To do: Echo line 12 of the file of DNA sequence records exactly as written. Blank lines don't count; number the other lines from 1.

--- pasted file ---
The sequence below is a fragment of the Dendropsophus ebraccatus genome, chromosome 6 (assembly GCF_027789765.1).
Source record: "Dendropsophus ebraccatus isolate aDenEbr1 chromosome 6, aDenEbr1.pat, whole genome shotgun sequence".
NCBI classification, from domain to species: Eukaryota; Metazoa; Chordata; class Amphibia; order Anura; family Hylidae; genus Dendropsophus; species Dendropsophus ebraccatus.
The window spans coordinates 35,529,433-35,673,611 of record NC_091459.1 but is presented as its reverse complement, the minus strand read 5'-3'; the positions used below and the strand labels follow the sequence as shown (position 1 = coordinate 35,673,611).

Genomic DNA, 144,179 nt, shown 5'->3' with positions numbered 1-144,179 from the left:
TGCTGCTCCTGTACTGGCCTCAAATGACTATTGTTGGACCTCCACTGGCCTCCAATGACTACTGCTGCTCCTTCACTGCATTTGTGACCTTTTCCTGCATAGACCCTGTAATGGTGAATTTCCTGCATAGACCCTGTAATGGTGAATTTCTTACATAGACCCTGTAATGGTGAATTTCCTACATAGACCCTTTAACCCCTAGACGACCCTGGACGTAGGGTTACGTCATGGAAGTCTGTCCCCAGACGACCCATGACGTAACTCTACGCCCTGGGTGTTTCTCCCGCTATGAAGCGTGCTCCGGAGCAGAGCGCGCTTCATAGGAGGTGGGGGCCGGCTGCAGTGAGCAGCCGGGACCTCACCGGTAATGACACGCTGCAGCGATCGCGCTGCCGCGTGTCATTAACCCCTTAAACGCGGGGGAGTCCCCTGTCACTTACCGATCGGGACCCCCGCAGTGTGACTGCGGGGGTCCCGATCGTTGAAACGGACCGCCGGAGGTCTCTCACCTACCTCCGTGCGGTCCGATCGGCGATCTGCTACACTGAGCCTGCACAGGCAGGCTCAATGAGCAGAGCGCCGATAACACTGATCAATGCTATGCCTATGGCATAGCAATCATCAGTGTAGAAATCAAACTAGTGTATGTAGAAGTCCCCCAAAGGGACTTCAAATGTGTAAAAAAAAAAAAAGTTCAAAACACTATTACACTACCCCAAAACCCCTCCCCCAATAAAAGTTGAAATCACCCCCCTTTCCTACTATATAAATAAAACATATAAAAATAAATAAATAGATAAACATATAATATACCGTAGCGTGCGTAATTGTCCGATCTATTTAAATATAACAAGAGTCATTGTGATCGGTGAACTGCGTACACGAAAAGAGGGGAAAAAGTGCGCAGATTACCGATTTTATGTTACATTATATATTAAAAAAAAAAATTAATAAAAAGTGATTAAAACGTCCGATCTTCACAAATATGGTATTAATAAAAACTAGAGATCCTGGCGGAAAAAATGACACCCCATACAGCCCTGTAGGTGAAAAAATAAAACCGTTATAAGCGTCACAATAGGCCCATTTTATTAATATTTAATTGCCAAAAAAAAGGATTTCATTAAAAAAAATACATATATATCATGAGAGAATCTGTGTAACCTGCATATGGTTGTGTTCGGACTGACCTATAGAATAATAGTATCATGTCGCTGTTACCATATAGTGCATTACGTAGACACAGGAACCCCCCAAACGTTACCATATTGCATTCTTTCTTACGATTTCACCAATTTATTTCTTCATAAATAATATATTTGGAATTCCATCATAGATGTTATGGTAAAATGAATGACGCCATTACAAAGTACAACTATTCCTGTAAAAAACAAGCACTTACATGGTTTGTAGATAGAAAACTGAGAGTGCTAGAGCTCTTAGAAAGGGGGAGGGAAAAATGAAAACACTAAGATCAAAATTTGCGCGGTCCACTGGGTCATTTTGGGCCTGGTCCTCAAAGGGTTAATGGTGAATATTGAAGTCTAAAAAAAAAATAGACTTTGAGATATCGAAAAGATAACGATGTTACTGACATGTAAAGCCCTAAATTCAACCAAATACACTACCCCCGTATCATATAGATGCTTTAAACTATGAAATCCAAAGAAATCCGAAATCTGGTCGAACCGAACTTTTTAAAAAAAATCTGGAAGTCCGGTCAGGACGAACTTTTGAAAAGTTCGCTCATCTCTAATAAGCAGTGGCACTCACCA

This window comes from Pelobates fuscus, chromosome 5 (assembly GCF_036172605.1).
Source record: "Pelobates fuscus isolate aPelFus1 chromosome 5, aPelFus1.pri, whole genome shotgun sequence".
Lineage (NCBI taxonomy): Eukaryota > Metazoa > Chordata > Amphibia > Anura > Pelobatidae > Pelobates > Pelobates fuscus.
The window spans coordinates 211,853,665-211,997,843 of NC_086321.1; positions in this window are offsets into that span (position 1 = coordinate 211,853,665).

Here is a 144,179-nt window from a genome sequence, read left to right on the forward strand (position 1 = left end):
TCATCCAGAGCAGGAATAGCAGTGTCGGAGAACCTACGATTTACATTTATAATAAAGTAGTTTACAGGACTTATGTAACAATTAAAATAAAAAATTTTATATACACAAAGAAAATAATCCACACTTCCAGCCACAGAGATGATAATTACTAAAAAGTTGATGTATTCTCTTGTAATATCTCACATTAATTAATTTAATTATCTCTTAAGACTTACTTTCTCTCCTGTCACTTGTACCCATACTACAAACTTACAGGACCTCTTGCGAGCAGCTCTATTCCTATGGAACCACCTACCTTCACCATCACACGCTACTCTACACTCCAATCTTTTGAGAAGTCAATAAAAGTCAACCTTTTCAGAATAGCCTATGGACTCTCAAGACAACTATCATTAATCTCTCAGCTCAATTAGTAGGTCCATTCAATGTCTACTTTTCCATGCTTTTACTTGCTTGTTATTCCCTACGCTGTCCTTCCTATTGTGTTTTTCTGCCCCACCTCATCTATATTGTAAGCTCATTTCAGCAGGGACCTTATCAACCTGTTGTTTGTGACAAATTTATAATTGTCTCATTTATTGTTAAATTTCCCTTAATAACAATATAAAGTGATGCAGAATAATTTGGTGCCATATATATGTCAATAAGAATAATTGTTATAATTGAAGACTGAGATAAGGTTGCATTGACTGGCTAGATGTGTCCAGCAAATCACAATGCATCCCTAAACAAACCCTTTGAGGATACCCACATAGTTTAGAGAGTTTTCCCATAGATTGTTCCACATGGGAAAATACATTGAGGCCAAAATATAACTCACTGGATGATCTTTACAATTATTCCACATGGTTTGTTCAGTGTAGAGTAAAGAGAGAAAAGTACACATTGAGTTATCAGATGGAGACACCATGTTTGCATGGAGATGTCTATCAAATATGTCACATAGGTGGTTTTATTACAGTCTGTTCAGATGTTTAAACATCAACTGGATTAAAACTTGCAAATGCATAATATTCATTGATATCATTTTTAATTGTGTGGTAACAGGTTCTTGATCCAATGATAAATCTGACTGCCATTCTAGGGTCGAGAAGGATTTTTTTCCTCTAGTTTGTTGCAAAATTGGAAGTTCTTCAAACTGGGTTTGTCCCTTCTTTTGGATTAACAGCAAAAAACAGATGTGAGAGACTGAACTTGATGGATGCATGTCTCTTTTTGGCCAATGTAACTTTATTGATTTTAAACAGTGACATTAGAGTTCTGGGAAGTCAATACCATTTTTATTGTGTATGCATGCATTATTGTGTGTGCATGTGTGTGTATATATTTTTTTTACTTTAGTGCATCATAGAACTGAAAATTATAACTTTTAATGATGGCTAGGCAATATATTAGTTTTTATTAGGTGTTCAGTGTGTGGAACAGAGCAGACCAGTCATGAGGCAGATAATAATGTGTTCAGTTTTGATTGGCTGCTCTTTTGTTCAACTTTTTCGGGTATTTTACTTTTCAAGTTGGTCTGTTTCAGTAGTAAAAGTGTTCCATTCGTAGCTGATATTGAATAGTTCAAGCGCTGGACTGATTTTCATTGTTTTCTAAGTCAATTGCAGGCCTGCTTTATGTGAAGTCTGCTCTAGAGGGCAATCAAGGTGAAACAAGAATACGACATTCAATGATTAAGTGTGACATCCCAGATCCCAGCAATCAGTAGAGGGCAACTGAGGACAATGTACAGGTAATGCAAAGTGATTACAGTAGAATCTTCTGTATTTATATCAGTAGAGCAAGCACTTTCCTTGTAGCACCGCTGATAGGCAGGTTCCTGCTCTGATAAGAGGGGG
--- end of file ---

TCATCCAGAGCAGGAATAGCAGTGTCGGAGAACCTACGATTTACATTTATAATAAAGTAGTTTACAGGACTTATGTAACAATTAAAATAAAAAATTTTATATACACAAAGAAAATAATCCACACTTCCAGCCACAGAGATGATAATTACTAAAAAGTTGATGTATTCTCTTGTAATATCTCACATTAATTAATTTAATTATCTCTTAAGACTTACTTTCTCTCCTGTCACTTGTACCCATACTACAAACTTACAGGACCTCTTGCGAGCAGCTCTATTCCTATGGAACCACCTACCTTCACCATCACACGCTACTCTACACTCCAATCTTTTGAGAAGTCAATAAAAGTCAACCTTTTCAGAATAGCCTATGGACTCTCAAGACAACTATCATTAATCTCTCAGCTCAATTAGTAGGTCCATTCAATGTCTACTTTTCCATGCTTTTACTTGCTTGTTATTCCCTACGCTGTCCTTCCTATTGTGTTTTTCTGCCCCACCTCATCTATATTGTAAGCTCATTTCAGCAGGGACCTTATCAACCTGTTGTTTGTGACAAATTTATAATTGTCTCATTTATTGTTAAATTTCCCTTAATAACAATATAAAGTGATGCAGAATAATTTGGTGCCATATATATGTCAATAAGAATAATTGTTATAATTGAAGACTGAGATAAGGTTGCATTGACTGGCTAGATGTGTCCAGCAAATCACAATGCATCCCTAAACAAACCCTTTGAGGATACCCACATAGTTTAGAGAGTTTTCCCATAGATTGTTCCACATGGGAAAATACATTGAGGCCAAAATATAACTCACTGGATGATCTTTACAATTATTCCACATGGTTTGTTCAGTGTAGAGTAAAGAGAGAAAAGTACACATTGAGTTATCAGATGGAGACACCATGTTTGCATGGAGATGTCTATCAAATATGTCACATAGGTGGTTTTATTACAGTCTGTTCAGATGTTTAAACATCAACTGGATTAAAACTTGCAAATGCATAATATTCATTGATATCATTTTTAATTGTGTGGTAACAGGTTCTTGATCCAATGATAAATCTGACTGCCATTCTAGGGTCGAGAAGGATTTTTTTCCTCTAGTTTGTTGCAAAATTGGAAGTTCTTCAAACTGGGTTTGTCCCTTCTTTTGGATTAACAGCAAAAAACAGATGTGAGAGACTGAACTTGATGGATGCATGTCTCTTTTTGGCCAATGTAACTTTATTGATTTTAAACAGTGACATTAGAGTTCTGGGAAGTCAATACCATTTTTATTGTGTATGCATGCATTATTGTGTGTGCATGTGTGTGTATATATTTTTTTTACTTTAGTGCATCATAGAACTGAAAATTATAACTTTTAATGATGGCTAGGCAATATATTAGTTTTTATTAGGTGTTCAGTGTGTGGAACAGAGCAGACCAGTCATGAGGCAGATAATAATGTGTTCAGTTTTGATTGGCTGCTCTTTTGTTCAACTTTTTCGGGTATTTTACTTTTCAAGTTGGTCTGTTTCAGTAGTAAAAGTGTTCCATTCGTAGCTGATATTGAATAGTTCAAGCGCTGGACTGATTTTCATTGTTTTCTAAGTCAATTGCAGGCCTGCTTTATGTGAAGTCTGCTCTAGAGGGCAATCAAGGTGAAACAAGAATACGACATTCAATGATTAAGTGTGACATCCCAGATCCCAGCAATCAGTAGAGGGCAACTGAGGACAATGTACAGGTAATGCAAAGTGATTACAGTAGAATCTTCTGTATTTATATCAGTAGAGCAAGCACTTTCCTTGTAGCACCGCTGATAGGCAGGTTCCTGCTCTGATAAGAGGGGG